EURUSD Trade

    EURUSD eventually did turn at the support point and is now at another important juncture. Will the market follow AUDUSD and breakout through the Daily chart channel line. If it does then a fast move to the 11,800 resistance zone is indicated and then we should either get a retrace or some consolidation before a final push on towards the 12,300 area I have been targeting for the full retrace rally completion. With EURGBP having made the projected rally back off the LT support area it could now also be time for GBPUSD to play catch up and this one is likely to be stronger than EURUSD. I am already long EURUSD but if I wasn't or was minded to take a ST trade to collect the 400 or so points on offer I would look to go long off the breakout. However GBPUSD offers greater reward, albeit with potentially greater volatility risk.
  11. Mercury


    So Paul Tudor-Jones thinks there will (could) be another leg up before "the big one", well no one in his position will call the top but in essence he did in 1987, he just didn't publicise it until after the fact. I was interested to hear him draw parallels with past tops and drops, he said that when central banks withdrew support last time there was a push up and then a top off. But have we already had that, he said this in the Summer, but also just as the last drop bottomed out... His comments spurred me to look again at past drops. I picked 2007, partly because he mentioned it but also because, unlike 1987, I believe 2007 was about to become the great reset until the central banks stepped in. Now there is nothing else they can do so I believe that the next drop will give up all the post 2009 gains fueled by central bank profligacy and then pick up where the 2007 Bear left off to finish the job. The idea is that such a massive reset is needed to change the Financial markets for good, not dissimilar to what PTJ is on about with his JUST ETF. So how does 2007 look vs today. Well just have a look at the 2 charts below... But before anyone gets too excited, the Jan/Feb2018 correction traced out a very similar pattern so nothing here is conclusive. However if this current phase acts also similarly then we could expect a turn at the Fib62% or 76/78% and then it comes down to whether price then breaks down through support to make a lower low or bounces off to begin a rally phase. As always, it is all about watching price action to see where it is most likely to head next.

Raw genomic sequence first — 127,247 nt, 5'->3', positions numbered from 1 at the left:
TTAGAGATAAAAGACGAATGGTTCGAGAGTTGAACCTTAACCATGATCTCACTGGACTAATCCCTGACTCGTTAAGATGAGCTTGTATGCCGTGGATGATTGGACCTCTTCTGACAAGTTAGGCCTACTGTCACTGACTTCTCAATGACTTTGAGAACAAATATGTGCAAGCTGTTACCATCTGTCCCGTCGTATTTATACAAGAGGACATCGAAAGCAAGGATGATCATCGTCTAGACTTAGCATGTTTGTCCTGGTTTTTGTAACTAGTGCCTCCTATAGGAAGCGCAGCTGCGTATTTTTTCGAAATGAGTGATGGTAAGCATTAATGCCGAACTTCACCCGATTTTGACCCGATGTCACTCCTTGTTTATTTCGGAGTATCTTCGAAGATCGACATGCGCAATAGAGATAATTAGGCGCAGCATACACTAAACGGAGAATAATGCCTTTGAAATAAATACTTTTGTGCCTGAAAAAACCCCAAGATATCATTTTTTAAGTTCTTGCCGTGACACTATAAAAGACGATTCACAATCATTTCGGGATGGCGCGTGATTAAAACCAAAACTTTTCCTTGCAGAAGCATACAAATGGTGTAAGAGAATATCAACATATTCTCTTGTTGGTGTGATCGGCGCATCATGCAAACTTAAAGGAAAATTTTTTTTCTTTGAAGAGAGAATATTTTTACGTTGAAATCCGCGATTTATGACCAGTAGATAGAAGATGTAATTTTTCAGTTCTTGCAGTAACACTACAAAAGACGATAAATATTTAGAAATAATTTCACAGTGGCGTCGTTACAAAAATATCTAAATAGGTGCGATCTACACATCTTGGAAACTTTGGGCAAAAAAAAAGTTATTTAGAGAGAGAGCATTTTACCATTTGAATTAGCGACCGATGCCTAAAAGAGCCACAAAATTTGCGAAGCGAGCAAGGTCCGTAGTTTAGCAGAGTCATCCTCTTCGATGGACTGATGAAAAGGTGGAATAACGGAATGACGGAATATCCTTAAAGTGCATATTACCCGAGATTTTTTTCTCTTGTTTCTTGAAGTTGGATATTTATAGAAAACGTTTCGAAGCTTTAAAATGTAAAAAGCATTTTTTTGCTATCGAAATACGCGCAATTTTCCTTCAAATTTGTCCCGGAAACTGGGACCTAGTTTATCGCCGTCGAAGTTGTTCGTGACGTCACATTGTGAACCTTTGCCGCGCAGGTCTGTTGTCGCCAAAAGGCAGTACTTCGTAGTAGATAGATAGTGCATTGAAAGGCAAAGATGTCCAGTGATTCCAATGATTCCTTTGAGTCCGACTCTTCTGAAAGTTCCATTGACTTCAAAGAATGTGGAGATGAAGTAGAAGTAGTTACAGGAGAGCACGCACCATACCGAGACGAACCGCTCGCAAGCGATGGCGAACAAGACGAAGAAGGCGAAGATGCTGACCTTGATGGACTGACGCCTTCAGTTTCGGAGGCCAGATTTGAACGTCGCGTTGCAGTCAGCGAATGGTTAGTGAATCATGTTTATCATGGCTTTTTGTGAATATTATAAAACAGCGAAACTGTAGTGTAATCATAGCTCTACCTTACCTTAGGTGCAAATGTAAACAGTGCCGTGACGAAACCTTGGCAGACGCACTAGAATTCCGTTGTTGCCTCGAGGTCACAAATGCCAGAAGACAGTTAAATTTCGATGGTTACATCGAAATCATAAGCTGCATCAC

12. Mercury

    Brexit Countdown

    That would indeed be a nightmare for clarity and getting the **** thing done...
  13. Mercury

    Gold & Silver in a LT rally

    Mentioned Silver just now in the context of USD. Precious metals seem to be following USD at present and regardless of that the technicals are suggesting a retrace prior to a more significant rally. Same but smaller on Gold I think. If we do get this retrace and a bounce at a good support zone and then a fresh higher high this could be a nice Long trade. A retest of the breakout zone would offer a close stop (low loss potential) Long IF the nature of the price action is consistent with a retrace and not a plunge lower. Ideally you want to see the bounce first but it could run fast. May take a while for this to mature, patience is required.